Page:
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This is an early article from the beginning of this site, a discussion of some of the themes present in Captain Kronos Vampire Hunter. On initial publication I found the article ran much shorter than planned. I repost this article simply for archive interest. As with much of the rest of the site I hope to publish an updated version of the article in the near future....

Robert JE Simpson
22 August 2006.




Themes of the Vampire

poster for "Captain Kronos : Vampire Hunter"

Captain Kronos is perhaps one of the last truly great Hammer Horror films. Its cast superlative, and just the right blend of sexuality and blood, it would see the studios return to the Vampire theme yet again, a long studied legend in the Hammer film world. Written and produced by the men responsible for the New Avengers, the cast included Ian Hendry, who had played Dr. Keel in the first series of The Avengers. Caroline Munro is the sexy love interest, and the gothic feel remains throughout.

The film was the first in a proposed series about Kronos the Vampire Hunter, but despite the success of the formula, the character was never to resurface.

As a vampire film, it did much against the traditional views about vampires and methods of killing them. No longer could one simply hide behind the glorious sunlight, as the old imagery of good light versus the evil dark had dictated.

Kronos himself is a beautiful hero, dashing good looks, and flowing blonde locks of hair. The victim of a vampire once himself, he had to kill his poisoned mother and sister, yet survived himself. As his hunchbacked friend Grost states "Not everyone is like you Kronos!"

Perhaps the driving beauty of the film is not the glorious cast, the gothic setting or stunning camera work and humour, but the hunt of the vampire. Far from simply draining the blood from its victims, the vampire more fulfils the broader term "Vampire" and drains the very life and energy from the victims. They become haggard old beings, who die of old age. Kronos in his capacity as professional vampire-hunter, employs both outright techniques and folklore in his quest. He comments that even the old folklore has a good grain of truth behind it and uses dead toads as part of his kit, it being said that when a Vampire should pass by a dead toad, said toad will return to life.

When he is faced with the succumbing of one of his old friends (Dr Marcus) to vampirism, it is an apparent regression of age, and inability to bleed which leads to the discovery. Sunlight has had no affect on the vampire-in-the-making, and attempts at strangulation and drowning fail, as does an attempt to burn him to death (something which generally is regarded as a useless method to destroy a vampire). It is only the accidental staking in the heart with a silver cross which seems to have any effect. Then finally "I am myself again".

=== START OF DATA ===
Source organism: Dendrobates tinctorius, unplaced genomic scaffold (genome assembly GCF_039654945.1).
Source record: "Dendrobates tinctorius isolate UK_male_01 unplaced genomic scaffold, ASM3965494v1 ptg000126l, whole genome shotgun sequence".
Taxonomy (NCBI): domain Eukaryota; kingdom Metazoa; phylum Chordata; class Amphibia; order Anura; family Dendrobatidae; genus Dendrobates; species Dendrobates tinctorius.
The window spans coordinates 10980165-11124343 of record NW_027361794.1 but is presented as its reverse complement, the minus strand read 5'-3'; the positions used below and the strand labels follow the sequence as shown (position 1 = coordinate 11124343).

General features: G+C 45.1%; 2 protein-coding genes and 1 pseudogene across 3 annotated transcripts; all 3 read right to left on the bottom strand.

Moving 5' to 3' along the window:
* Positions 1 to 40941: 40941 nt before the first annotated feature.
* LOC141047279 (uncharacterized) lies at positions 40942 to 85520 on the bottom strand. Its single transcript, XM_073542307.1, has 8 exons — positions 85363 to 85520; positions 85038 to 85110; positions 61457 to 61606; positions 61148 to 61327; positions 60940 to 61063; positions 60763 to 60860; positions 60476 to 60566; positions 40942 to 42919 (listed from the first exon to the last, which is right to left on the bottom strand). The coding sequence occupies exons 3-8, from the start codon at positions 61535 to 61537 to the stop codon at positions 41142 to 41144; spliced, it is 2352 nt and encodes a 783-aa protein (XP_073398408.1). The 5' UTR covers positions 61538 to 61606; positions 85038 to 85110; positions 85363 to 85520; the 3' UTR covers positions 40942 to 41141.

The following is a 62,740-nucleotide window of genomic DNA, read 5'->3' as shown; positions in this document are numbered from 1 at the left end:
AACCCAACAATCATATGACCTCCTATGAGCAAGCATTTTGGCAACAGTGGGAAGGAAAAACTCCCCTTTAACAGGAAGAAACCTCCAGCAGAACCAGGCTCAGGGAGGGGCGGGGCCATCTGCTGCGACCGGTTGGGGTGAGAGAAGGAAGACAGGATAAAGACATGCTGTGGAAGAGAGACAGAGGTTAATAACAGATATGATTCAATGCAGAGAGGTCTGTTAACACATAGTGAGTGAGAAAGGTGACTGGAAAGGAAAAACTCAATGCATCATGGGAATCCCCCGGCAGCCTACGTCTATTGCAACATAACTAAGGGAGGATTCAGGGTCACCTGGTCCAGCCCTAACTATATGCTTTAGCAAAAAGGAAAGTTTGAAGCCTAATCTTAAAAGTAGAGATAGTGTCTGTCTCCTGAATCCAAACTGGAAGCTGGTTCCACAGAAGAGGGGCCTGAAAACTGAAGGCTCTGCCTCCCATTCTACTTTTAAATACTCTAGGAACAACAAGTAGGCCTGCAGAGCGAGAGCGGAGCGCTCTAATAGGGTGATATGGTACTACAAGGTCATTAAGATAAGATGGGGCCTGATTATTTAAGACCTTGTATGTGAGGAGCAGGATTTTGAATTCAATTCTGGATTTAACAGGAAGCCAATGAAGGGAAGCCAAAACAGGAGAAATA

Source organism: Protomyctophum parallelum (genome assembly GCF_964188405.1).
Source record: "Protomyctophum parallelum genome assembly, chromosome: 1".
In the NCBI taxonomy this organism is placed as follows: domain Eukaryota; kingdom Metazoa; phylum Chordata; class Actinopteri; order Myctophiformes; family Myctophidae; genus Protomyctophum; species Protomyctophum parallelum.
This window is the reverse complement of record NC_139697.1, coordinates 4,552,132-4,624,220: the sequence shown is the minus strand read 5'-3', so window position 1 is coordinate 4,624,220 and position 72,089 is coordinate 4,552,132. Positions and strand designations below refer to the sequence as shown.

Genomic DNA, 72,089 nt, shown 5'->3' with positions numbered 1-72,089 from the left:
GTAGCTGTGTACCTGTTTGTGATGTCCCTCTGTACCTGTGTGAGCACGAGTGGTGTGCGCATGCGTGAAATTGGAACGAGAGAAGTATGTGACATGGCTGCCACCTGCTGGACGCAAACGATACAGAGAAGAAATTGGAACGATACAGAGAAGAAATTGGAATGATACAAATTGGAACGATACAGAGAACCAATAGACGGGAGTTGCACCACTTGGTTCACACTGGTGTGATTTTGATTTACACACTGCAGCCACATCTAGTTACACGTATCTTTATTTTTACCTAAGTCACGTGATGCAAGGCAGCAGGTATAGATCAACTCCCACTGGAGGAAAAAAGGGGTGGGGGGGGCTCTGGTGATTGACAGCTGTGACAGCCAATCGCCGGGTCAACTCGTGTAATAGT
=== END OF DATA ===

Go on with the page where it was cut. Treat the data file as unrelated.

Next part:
The actual scenes of Kronos trying to kill his old friend seem rather harsh and vicious, and we the viewer recoil in horror. Perhaps best shown as we catch the shadow of the man hanging from the rafters, strapped to his chair. The local villagers can only watch the scenes in part through the murky window, and too recoil in this apparently brutal act. Hammer not only at its best cinematically, but with a riveting plot.

The plot twists and turns our minds. We are deceived and twisted in our decision of the vampire's identity. We are perplexed as to the involvement of Ian Hendry and his cronies in the bar. Right to the end, as we watch the horror unfold in the great house, as Caroline Munro almost becomes the next victim. The horrific truth behind the aging process of the victims, and the startling youth of the vampire. Not far removed from the themes of Countess Dracula, and yet more intriguing.

Yet as the crescendo builds we are treated to a defiance of time, blood, unseen horrors, swashbuckling swordfights, and the customary nudity (which is practically shrouded in the dark of this gothic masterpiece).

Where Kronos succeeds perhaps best, is that thanks to Brian Clemens, it is more like a New Avengers episode than a horror film. The script is slick, and humorous, the details and variety, worth it, and one comes away satisfied with the film. Some have remarked that it ought to have remained more as an idea for a tv series, especially considering the lack of publicity the film received on its release in 1974, two years after going before the cameras. But time and reruns, have ensured the popularity of Kronos amongst Hammer fans.


the article is shorter than anticipated. Perhaps you have something to ad? If I do, I will add to the article in due course. Meanwhile if you have any comments or wish to find anything else out etc, then e-mail me at


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